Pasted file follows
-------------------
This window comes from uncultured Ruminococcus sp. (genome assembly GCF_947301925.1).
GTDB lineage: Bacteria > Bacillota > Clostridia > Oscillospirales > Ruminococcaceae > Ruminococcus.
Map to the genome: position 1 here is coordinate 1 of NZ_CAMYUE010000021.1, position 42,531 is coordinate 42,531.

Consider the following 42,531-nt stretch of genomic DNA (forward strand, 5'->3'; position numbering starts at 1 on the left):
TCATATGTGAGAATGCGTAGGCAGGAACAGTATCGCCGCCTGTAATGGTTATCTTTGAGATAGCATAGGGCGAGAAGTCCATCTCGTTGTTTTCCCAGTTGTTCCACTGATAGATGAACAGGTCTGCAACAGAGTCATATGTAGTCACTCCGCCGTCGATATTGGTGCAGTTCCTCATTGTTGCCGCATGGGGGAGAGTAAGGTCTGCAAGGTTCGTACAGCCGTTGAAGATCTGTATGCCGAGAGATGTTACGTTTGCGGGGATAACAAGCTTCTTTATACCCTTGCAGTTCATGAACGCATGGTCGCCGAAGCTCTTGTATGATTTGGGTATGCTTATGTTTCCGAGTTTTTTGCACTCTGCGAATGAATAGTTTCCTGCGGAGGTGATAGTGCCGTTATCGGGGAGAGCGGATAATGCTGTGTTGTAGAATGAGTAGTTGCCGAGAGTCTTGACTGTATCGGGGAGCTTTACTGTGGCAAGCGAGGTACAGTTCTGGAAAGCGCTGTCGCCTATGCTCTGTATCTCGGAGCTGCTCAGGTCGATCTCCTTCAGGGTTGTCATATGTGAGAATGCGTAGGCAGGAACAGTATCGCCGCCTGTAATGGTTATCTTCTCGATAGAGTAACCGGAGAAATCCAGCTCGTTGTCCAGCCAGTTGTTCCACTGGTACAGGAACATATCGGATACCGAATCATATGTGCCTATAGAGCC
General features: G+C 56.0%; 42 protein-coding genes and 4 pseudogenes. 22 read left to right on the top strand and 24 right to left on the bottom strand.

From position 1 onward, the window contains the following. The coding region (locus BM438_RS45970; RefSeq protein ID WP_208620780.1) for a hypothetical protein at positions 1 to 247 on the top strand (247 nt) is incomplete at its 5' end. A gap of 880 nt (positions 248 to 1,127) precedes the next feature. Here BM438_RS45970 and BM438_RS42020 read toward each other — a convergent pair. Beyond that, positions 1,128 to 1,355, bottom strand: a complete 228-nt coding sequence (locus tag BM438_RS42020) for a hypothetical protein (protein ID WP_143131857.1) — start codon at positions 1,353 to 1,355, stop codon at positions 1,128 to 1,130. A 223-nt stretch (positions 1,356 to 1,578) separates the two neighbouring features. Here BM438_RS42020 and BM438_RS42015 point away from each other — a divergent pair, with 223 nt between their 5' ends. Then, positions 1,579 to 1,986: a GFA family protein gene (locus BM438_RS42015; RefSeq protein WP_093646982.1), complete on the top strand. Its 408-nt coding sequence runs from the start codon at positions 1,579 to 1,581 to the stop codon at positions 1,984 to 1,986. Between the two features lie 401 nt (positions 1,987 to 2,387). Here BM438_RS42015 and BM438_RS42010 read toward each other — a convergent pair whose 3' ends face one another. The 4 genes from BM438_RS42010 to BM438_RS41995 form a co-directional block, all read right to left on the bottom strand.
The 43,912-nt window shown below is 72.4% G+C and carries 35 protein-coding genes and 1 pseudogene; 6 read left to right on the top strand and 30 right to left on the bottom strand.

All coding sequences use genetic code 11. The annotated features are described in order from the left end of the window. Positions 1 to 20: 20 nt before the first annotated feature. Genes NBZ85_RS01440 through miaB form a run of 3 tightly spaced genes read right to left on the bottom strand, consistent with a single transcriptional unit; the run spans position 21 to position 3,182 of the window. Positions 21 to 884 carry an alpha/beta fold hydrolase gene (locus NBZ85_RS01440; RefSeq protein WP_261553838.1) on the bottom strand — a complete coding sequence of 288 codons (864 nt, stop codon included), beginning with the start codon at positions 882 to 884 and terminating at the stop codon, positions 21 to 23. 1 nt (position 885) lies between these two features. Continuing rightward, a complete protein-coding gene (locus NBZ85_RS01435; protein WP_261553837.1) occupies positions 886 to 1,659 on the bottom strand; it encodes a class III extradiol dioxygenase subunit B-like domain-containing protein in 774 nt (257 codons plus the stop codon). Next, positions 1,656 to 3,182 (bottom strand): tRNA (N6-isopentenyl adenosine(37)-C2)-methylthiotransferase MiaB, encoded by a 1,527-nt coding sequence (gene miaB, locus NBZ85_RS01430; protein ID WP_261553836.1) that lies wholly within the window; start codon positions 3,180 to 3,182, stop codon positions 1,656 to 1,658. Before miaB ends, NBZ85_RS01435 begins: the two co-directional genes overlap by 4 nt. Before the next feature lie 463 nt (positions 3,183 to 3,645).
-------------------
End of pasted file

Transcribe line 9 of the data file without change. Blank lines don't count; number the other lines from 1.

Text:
All coding sequences use genetic code 11. The annotated features are described in order from the left end of the window. Positions 1 to 20: 20 nt before the first annotated feature. Genes NBZ85_RS01440 through miaB form a run of 3 tightly spaced genes read right to left on the bottom strand, consistent with a single transcriptional unit; the run spans position 21 to position 3,182 of the window. Positions 21 to 884 carry an alpha/beta fold hydrolase gene (locus NBZ85_RS01440; RefSeq protein WP_261553838.1) on the bottom strand — a complete coding sequence of 288 codons (864 nt, stop codon included), beginning with the start codon at positions 882 to 884 and terminating at the stop codon, positions 21 to 23. 1 nt (position 885) lies between these two features. Continuing rightward, a complete protein-coding gene (locus NBZ85_RS01435; protein WP_261553837.1) occupies positions 886 to 1,659 on the bottom strand; it encodes a class III extradiol dioxygenase subunit B-like domain-containing protein in 774 nt (257 codons plus the stop codon). Next, positions 1,656 to 3,182 (bottom strand): tRNA (N6-isopentenyl adenosine(37)-C2)-methylthiotransferase MiaB, encoded by a 1,527-nt coding sequence (gene miaB, locus NBZ85_RS01430; protein ID WP_261553836.1) that lies wholly within the window; start codon positions 3,180 to 3,182, stop codon positions 1,656 to 1,658. Before miaB ends, NBZ85_RS01435 begins: the two co-directional genes overlap by 4 nt. Before the next feature lie 463 nt (positions 3,183 to 3,645).